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09 October 2008

Fiona Mallratte's (Steve Lafler's) TRANNY

Tranny by Fiona Mallratte (whom I feel safe in guessing is really Steve Lafler.)
80 page graphic novel.  6 x 9.  Color cover with black & white interior.


Ya ever have one of those days where you write a brilliant review of a comic book and accidentally delete it?  Yeah...well, I'm actually glad I deleted that review because the timing is better now.  Tranny is  a perfect book to recommend for Halloween.

This book is not a minicomic but the subject matter qualifies it for review here under the "other" category.  I am aware of Lafler's work mainly through mentions I have read on the internet.  I have previously visited his website and enjoyed his comics but I think this is the first Lafler book I've held in my hands.  It is a very good book and I am really glad to have it.  From the cover and presentation I was expecting it to be a long story about the Fiona Mallratte character and his transvestite adventures but it is really a themed short story collection.  The lead story is about a transvestite and even includes a how-to shopping guide but the theme of the book is more about changing identities than genders.  What a perfect topic to explore through comics with it's history of secret identities and costumed crusaders.  
Lafler covers the superhero angle on identify issues with a fun Jimmy Olsen and Supergirl spoof.  Then Lafler plays the horror comic angle with a great looking werewolf story.  While there are how-to moments and some great jokes on cross dressing the book is strongest when it studies the psychology of people who enjoy playing around with their identify.   It makes the case that a man dressing as a woman is no more absurd than a  man dressing as a super hero.  I think there is a lot of potential in the exploration this idea.  Our movies and television are becoming increasingly dominated by costumed and multi-identity characters.  From Batman to Heroes to Hannah Montana.  Take a look at any photos from ComicCon or DragonCon and you will see a staggering amount of folks escaping their daily identities.  Changing identities is becoming as commonplace as changing hair styles.  Are transvestites the future?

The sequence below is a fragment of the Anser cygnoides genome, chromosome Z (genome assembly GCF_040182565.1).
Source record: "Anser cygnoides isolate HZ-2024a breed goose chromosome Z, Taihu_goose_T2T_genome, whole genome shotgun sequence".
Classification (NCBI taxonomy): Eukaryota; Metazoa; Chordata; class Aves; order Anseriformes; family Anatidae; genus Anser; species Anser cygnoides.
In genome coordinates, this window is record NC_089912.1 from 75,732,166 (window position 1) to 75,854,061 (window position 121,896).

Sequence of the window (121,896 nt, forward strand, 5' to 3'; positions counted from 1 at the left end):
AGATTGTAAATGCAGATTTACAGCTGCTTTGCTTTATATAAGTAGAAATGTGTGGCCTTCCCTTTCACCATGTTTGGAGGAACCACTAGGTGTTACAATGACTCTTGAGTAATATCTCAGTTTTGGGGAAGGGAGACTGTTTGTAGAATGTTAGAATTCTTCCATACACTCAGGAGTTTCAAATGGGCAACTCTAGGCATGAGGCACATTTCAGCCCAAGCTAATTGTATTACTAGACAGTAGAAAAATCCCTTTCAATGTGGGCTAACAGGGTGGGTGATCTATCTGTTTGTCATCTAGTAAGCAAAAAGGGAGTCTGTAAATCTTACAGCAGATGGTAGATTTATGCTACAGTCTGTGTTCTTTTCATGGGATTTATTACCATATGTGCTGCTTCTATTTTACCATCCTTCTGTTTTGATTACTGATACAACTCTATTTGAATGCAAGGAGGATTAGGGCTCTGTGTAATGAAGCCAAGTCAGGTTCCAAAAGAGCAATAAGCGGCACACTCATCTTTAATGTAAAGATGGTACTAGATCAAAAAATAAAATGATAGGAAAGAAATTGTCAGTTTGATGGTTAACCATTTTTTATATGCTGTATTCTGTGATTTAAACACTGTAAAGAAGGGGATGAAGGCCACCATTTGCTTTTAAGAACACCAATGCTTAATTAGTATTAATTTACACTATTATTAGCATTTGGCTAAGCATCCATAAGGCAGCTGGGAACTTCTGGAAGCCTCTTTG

If not transvestites then maybe guys in tights.  The last story in the book is the longest and the strongest.  From the text: "What kind of a whack job would put on a mask and a skin-tight suit and head out into the city after midnight?  I mean, what is this guy really up to?  Is he fighting crime?  Hell no, he's just going clubbing-"  This story has the most auto-bio feel of the bunch and the main character's name is also Steve.  It gets right to the psychology of changing identity by sending Steve to a psychologist but the clever gag of the thing is that dressing up in tights is the one thing Steve won't tell his doctor about.  If this story and the other stories have a weakness it is that they all feel more like great beginnings than complete tales.  
I suspect this will be a book I will return to from time to time.  I enjoy Lafler's drawing and storytelling.  His drawing is not as strong and pleasing as Gilbert Hernandez's (But to be fair, who's is?) but it has a similar feel to it.  It's that feeling where the pages feel like you've just caught Dan DeCarlo drawing dirty pictures of Betty and Veronica.  There is a lightness and spontaneity to it but but it is also joyfully lurid.  
Lafler demonstrates some impressive storytelling chops as well.  Each of the short stories is laid out and paced with a tone that suits the genre he is exploring.  The horror spoof has the look and feel of horror comics.  The Jimmy Olsen spoof has the look and feel of silver age Superman comics.  All together it makes for a well rounded book.
This book is a perfect pre-Halloween read and would make a great gift for your adult Halloween party friends.  (Plus, it has the Ninety Nine Dollar Drag Makeover guide if you need a costume.)  I also recommend you visit Lafler's websites.  There are a lot of links to various sites and projects he has put together. (And even a YouTube page of Fiona's videos.)  Rather than have one uniform site he seems to have various pages for various ideas and projects.  It will take some clicking to go through it all but it is worth the time.  I especially like El Vocho and his abandoned web comic Cute as a Button Tough as a Tiger.  Check them out.


Your best pal ever,
Shannon Smith
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